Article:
Overview

Comprehensive Description

The shelled pteropod mollusk Limacina helicina is a key organism in polar pelagic ecosystems, where it can can account for 50% of total zooplankton abundance (number of individuals per unit volume). Pteropods are strictly pelagic mollusks that are highly adapted to life in the open ocean. They are commonly referred to as ‘‘sea butterflies’’ due to their wing-like parapodia, which are evolutionary modifications of the gastropod foot. Pteropods produce large mucus webs to filter-feed on phytoplankton as well as small zooplankton (including their own juveniles). Species of the Order Thecosomata, including L. helicina (the only thecosome pteropod in Arctic waters), produce a fragile external calcium carbonate (aragonite) shell. Shelled pteropods play a significant geochemical role in the oceans, as they contribute to the export of calcium carbonate and can represent a major component of the carbon transport to the deep ocean. The likely effects of ocean acidification (resulting from the absorption of increasing quantities of CO2 from the atmosphere) have been studied in a variety of shell-building marine organisms, including L. helicina, which may be especially vulnerable as a result of its aragonite shell and its distribution in polar oceans, which acidify especially quickly due to their particular chemical and physical characteristics. (Comeau et al. 2010 and references therein; Hunt et al. 2010)

Although L. helicina was formerly believed to have a bipolar distribution, further investigation has shown that the Arctic and Antarctic forms are genetically distinct species. Traditionally, northern and southern hemisphere forms were recognized as subspecies and referred to as L. h. helicina and L. h. antarctica, respectively. Three morphotypes, or "forma", of the subspecies L. h. helicina have often been recognized (acuta, helicina, and pacifica) along with two morphotypes of L. h. antarctica (antarctica and rangi). However, genetic studies have revealed that L. h. helicina and L. h. antarctica differ by around 34% in mitochondrial COI sequence, far more divergence than would be seen intraspecifically. Sequence data are not yet available to help clarify the taxonomic status of the various morphotypes, which may or may not actually be genetically distinct. (Hunt et al. 2010)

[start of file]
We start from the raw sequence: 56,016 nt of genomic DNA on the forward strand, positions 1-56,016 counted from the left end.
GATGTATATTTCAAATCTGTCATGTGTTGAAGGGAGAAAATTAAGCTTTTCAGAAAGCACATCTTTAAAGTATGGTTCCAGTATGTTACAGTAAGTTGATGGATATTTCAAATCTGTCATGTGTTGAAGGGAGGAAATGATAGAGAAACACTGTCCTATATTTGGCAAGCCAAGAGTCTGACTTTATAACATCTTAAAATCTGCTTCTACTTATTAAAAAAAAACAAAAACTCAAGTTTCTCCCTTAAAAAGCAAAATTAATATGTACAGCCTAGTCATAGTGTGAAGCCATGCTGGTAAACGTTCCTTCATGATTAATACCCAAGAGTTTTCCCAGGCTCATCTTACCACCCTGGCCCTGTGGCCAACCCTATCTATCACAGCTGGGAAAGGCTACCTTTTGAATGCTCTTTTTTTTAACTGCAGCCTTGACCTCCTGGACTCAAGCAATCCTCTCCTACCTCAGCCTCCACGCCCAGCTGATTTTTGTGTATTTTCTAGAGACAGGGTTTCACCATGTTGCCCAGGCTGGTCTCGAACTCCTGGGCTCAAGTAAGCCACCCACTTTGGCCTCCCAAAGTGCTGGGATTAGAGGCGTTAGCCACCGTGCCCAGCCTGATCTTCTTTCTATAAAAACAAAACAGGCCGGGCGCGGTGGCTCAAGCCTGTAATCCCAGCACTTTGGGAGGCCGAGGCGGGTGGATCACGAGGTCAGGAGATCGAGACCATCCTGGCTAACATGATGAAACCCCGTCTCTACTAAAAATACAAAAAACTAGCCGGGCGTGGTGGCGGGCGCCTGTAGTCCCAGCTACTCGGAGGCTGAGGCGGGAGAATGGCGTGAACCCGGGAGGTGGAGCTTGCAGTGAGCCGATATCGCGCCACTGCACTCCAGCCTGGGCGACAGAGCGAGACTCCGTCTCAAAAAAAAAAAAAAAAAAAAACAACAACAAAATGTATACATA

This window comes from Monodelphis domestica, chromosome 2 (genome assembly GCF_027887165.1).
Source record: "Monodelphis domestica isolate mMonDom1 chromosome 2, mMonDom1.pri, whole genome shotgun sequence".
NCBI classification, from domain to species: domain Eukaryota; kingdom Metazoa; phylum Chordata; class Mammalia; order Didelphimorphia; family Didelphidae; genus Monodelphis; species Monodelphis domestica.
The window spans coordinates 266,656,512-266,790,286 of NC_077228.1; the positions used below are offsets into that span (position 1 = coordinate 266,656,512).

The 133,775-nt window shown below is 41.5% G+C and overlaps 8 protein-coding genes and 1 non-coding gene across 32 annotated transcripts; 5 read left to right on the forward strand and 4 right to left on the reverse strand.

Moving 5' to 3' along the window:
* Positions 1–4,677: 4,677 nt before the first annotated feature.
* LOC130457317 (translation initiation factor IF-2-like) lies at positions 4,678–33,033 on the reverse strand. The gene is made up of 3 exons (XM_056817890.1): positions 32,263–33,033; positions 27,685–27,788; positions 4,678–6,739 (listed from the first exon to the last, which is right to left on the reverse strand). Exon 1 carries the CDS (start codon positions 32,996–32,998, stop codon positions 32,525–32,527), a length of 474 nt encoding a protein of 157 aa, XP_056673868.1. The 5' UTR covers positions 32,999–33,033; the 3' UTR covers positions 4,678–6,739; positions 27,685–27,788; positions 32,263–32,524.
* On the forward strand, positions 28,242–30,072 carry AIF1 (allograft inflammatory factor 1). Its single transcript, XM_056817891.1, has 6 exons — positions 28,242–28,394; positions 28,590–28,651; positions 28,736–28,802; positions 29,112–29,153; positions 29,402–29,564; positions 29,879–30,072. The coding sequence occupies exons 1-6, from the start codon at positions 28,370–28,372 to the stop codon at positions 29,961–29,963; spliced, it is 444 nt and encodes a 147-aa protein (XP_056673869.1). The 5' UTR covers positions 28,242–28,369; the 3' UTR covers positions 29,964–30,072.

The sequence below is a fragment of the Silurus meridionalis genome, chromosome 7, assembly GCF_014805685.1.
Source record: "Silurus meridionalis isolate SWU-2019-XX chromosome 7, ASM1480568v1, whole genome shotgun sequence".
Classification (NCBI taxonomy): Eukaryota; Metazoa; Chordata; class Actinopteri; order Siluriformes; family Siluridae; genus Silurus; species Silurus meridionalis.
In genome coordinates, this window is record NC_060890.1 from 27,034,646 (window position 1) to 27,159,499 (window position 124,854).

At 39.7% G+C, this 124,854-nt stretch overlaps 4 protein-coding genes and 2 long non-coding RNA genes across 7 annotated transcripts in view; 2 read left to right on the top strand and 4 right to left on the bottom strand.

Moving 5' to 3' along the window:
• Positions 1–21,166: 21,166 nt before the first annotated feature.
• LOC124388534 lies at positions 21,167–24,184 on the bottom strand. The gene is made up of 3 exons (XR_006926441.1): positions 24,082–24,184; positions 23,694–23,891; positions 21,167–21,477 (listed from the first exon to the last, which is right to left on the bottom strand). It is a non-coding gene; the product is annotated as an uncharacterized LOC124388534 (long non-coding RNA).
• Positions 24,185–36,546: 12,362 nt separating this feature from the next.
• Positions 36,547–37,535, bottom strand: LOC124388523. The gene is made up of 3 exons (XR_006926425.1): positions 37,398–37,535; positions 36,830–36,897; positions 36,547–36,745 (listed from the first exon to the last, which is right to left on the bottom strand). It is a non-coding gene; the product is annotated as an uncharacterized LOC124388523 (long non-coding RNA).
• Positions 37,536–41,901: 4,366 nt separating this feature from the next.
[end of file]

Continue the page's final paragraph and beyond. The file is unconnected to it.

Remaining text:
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Biology

The most common shelled pteropod of arctic waters
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Foot modified into a pair of large pad-shapped lobes; Body often darkly pigmented; Left coiled shell with depressed spire; 5 to 6 transparent, striated shell whorls; Several subspecies and forms recognized, with differing shell shape and differeing polar/subpolar distribution
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Distribution

Greenland, South and North slope of Anticosti Island, Laurentian Channel (bathyal zone)(=Honguedo Strait), northern Gaspe waters, Magdalen Islands (from Eastern Bradelle valley to the west, as far as Cape North, including the Cape Breton Channel), Prince Edward Island (from the northern tip of Miscou Island, N.B. to Cape Breton Island south of Cheticamp, including the Northumberland Strait and Georges Bay to the Canso Strait causeway), middle North Shore (from Sept- Iles to Cape Whittle including the Mingan Islands), southern Gaspe waters (Baie des Chaleurs, Gaspe Bay to American, Orphan and Bradelle banks; eastern boundary: eastern Bradelle Valley), lower north Shore, Laurentian Channel (bathyal zone) to the northeast of Anticosti Island (=Jacques Cartier Strait), Laurentian Channel (bathyal zone)(=Esquiman Channel), lower Laurentian Channel (bathyal zone as far as Cabot Strait: Cape North, N.S., St. Paul Island to Cape Ray, NL.); western slope of Newfoundland, including the southern part of the Strait of Belle Isle but excluding the upper 50m in the area southwest of Newfoundland
  • North-West Atlantic Ocean species (NWARMS)
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Ecology

Habitat

upper epipelagic and glacial
  • North-West Atlantic Ocean species (NWARMS)
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Depth range based on 2045 specimens in 2 taxa.
Water temperature and chemistry ranges based on 1521 samples.

Environmental ranges